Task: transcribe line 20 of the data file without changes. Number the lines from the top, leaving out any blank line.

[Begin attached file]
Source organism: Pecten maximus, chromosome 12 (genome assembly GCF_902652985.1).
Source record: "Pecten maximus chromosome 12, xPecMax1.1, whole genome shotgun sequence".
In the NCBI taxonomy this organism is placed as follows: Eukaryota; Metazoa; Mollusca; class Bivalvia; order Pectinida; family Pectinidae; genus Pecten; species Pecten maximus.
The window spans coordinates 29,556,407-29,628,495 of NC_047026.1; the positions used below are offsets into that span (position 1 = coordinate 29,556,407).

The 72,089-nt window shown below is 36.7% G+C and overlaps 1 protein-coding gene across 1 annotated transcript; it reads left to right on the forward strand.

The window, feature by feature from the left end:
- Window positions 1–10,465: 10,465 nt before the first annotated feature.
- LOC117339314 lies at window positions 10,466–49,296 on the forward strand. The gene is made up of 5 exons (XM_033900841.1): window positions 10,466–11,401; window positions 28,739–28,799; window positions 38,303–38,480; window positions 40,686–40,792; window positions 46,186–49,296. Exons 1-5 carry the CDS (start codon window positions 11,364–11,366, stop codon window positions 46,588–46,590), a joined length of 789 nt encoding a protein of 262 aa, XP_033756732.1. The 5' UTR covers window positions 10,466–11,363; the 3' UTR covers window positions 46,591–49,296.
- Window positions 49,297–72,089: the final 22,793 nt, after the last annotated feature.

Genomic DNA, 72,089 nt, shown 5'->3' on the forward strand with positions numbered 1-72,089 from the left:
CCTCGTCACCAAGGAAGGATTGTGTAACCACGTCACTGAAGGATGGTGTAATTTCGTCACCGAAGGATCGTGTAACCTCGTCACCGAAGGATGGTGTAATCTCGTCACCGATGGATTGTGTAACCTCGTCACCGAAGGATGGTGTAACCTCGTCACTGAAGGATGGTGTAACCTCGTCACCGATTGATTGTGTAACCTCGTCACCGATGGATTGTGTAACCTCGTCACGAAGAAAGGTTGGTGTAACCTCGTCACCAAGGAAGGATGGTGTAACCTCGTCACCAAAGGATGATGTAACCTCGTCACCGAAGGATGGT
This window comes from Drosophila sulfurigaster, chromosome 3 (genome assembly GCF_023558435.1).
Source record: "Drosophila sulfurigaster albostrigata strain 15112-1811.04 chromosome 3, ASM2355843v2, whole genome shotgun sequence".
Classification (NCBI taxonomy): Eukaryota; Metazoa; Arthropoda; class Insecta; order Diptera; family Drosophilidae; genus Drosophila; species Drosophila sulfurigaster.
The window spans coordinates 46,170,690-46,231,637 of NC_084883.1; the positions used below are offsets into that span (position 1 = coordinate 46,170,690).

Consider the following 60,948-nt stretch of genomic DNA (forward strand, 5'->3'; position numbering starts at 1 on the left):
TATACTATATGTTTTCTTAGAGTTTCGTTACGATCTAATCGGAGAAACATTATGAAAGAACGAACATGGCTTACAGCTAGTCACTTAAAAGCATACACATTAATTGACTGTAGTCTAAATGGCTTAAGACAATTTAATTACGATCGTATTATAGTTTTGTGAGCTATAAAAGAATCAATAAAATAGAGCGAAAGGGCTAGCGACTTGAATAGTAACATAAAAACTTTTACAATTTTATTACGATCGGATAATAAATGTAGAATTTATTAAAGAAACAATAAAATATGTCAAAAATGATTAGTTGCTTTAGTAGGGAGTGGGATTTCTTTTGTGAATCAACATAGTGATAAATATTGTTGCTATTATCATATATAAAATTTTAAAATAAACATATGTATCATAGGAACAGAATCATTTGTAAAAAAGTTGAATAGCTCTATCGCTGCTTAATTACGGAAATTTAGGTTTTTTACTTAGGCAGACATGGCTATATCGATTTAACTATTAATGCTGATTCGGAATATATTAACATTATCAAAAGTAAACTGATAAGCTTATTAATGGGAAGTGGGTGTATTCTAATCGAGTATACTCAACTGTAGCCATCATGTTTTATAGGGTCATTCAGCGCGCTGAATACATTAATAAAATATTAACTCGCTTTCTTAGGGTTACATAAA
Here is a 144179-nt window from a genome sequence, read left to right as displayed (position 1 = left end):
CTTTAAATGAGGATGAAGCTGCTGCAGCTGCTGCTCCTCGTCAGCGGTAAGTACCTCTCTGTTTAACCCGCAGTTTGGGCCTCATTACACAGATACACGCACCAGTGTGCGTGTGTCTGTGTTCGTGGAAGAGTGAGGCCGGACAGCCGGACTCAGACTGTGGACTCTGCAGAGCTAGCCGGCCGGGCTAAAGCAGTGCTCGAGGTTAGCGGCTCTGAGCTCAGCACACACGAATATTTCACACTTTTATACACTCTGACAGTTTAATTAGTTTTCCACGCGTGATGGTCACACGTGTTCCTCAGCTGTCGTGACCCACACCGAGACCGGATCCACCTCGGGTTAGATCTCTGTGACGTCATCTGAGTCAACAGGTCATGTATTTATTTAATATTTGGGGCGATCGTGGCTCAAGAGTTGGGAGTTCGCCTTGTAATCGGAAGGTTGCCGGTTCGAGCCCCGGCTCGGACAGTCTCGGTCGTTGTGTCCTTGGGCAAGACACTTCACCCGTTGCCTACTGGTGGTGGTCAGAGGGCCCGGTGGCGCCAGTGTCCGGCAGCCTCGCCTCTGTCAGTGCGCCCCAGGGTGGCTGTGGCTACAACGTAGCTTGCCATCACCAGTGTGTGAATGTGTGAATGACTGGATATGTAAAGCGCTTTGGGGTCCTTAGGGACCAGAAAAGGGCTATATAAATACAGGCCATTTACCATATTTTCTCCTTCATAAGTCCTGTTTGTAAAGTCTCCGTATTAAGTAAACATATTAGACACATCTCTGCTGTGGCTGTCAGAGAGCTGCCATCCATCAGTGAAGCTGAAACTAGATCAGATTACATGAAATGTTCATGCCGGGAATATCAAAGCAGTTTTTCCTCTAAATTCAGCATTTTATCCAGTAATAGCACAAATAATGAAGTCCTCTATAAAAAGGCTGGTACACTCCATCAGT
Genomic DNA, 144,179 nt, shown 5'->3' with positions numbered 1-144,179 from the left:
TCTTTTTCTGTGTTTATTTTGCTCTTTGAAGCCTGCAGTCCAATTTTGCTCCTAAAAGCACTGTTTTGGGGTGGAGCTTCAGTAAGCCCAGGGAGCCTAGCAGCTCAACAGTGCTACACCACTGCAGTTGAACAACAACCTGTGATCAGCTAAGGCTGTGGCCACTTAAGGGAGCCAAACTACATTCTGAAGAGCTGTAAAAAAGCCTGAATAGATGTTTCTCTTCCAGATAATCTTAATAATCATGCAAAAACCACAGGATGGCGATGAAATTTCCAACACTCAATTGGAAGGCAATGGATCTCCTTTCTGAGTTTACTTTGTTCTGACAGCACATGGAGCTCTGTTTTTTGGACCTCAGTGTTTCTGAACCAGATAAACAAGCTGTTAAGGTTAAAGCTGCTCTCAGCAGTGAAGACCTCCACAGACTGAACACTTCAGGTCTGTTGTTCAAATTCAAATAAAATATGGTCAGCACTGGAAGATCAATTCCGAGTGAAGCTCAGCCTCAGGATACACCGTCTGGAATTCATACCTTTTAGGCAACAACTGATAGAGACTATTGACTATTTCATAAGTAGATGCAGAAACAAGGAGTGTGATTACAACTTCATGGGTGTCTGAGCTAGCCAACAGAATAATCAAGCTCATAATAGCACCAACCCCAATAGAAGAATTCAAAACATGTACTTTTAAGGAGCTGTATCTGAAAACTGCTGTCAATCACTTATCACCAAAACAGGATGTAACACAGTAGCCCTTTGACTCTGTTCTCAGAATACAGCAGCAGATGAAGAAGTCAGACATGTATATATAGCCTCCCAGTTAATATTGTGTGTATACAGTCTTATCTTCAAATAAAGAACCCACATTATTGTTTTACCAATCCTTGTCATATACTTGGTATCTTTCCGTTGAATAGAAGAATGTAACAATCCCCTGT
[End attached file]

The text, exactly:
Genomic DNA, 144,179 nt, shown 5'->3' with positions numbered 1-144,179 from the left: